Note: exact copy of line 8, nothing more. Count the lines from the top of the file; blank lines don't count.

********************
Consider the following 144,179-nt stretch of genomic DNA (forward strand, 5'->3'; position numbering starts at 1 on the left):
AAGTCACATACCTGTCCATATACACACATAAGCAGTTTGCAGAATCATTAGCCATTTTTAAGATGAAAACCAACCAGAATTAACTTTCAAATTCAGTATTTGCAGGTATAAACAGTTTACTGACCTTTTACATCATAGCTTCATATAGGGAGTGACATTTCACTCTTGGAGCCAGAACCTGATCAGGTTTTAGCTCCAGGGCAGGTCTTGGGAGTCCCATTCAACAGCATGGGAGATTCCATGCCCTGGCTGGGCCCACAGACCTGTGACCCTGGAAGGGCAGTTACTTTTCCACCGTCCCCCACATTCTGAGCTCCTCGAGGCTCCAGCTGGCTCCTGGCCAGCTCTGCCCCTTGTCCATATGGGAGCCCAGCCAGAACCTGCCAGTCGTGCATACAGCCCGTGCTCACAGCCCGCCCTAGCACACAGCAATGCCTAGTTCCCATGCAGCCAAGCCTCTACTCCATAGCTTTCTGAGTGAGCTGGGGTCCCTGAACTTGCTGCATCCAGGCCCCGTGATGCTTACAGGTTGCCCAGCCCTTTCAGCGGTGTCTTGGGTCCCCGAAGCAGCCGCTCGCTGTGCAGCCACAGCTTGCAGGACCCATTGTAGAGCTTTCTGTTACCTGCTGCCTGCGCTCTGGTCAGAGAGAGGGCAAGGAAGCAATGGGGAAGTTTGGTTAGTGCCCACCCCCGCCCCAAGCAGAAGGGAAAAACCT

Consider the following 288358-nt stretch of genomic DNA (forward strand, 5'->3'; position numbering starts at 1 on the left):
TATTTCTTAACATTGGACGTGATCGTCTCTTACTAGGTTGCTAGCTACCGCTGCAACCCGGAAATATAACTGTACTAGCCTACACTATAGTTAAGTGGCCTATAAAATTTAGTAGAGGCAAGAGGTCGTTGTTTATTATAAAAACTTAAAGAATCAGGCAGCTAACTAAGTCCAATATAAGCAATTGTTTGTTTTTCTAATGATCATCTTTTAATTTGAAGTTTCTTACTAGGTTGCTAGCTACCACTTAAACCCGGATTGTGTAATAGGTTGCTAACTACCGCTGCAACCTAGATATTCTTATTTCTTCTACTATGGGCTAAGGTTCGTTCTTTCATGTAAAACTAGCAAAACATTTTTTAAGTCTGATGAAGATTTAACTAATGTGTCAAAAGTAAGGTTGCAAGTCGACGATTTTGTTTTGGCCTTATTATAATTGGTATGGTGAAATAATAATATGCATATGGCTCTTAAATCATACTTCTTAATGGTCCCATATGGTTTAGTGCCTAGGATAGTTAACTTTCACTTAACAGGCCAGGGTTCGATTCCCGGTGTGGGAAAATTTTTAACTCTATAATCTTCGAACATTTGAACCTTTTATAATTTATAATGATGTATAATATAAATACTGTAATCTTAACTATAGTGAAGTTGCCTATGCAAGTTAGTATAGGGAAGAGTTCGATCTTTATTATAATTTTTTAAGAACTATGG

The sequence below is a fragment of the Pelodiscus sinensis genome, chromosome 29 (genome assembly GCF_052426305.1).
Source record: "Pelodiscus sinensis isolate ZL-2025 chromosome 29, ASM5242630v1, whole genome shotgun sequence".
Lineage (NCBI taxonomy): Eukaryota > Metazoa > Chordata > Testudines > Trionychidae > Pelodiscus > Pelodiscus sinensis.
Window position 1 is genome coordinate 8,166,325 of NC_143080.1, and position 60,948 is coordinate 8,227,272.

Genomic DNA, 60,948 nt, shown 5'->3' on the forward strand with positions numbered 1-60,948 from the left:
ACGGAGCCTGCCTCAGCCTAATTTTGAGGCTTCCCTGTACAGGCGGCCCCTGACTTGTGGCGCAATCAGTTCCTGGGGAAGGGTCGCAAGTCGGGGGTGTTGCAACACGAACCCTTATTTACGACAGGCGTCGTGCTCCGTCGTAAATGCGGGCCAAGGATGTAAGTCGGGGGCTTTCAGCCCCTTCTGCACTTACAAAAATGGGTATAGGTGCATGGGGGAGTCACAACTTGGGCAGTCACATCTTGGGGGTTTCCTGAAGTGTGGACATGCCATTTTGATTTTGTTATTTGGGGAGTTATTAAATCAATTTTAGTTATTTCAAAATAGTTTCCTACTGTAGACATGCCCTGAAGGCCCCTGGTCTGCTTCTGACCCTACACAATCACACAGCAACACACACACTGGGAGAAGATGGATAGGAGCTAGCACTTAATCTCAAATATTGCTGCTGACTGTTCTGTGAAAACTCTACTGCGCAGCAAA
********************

Window position 1 is genome coordinate 8,166,325 of NC_143080.1, and position 60,948 is coordinate 8,227,272.